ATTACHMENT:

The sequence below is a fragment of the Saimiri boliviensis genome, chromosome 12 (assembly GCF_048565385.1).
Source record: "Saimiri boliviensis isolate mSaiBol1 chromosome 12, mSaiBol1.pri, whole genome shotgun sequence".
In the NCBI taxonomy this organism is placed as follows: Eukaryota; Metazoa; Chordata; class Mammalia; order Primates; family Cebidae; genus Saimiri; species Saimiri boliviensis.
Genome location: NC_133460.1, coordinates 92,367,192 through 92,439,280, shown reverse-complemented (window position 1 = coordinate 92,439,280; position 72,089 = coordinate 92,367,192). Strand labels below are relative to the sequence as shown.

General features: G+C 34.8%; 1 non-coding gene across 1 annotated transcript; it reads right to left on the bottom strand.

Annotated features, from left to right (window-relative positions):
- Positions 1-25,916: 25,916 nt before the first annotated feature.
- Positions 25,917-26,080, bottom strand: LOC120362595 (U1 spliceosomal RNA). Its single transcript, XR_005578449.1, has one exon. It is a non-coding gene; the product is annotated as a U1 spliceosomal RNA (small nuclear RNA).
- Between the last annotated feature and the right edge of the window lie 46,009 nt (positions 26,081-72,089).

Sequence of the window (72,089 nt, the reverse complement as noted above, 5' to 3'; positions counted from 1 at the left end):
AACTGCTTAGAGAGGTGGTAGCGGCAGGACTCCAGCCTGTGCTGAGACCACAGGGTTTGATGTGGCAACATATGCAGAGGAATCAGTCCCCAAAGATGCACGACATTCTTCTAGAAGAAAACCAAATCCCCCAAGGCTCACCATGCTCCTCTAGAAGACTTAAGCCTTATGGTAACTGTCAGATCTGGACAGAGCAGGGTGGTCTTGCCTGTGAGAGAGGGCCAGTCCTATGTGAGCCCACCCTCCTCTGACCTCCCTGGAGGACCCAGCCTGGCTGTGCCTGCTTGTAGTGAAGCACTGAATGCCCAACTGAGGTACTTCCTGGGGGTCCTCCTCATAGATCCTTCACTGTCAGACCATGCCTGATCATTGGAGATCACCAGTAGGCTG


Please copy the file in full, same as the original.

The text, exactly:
The sequence below is a fragment of the Saimiri boliviensis genome, chromosome 12 (assembly GCF_048565385.1).
Source record: "Saimiri boliviensis isolate mSaiBol1 chromosome 12, mSaiBol1.pri, whole genome shotgun sequence".
In the NCBI taxonomy this organism is placed as follows: Eukaryota; Metazoa; Chordata; class Mammalia; order Primates; family Cebidae; genus Saimiri; species Saimiri boliviensis.
Genome location: NC_133460.1, coordinates 92,367,192 through 92,439,280, shown reverse-complemented (window position 1 = coordinate 92,439,280; position 72,089 = coordinate 92,367,192). Strand labels below are relative to the sequence as shown.

General features: G+C 34.8%; 1 non-coding gene across 1 annotated transcript; it reads right to left on the bottom strand.

Annotated features, from left to right (window-relative positions):
- Positions 1-25,916: 25,916 nt before the first annotated feature.
- Positions 25,917-26,080, bottom strand: LOC120362595 (U1 spliceosomal RNA). Its single transcript, XR_005578449.1, has one exon. It is a non-coding gene; the product is annotated as a U1 spliceosomal RNA (small nuclear RNA).
- Between the last annotated feature and the right edge of the window lie 46,009 nt (positions 26,081-72,089).

Sequence of the window (72,089 nt, the reverse complement as noted above, 5' to 3'; positions counted from 1 at the left end):
AACTGCTTAGAGAGGTGGTAGCGGCAGGACTCCAGCCTGTGCTGAGACCACAGGGTTTGATGTGGCAACATATGCAGAGGAATCAGTCCCCAAAGATGCACGACATTCTTCTAGAAGAAAACCAAATCCCCCAAGGCTCACCATGCTCCTCTAGAAGACTTAAGCCTTATGGTAACTGTCAGATCTGGACAGAGCAGGGTGGTCTTGCCTGTGAGAGAGGGCCAGTCCTATGTGAGCCCACCCTCCTCTGACCTCCCTGGAGGACCCAGCCTGGCTGTGCCTGCTTGTAGTGAAGCACTGAATGCCCAACTGAGGTACTTCCTGGGGGTCCTCCTCATAGATCCTTCACTGTCAGACCATGCCTGATCATTGGAGATCACCAGTAGGCTG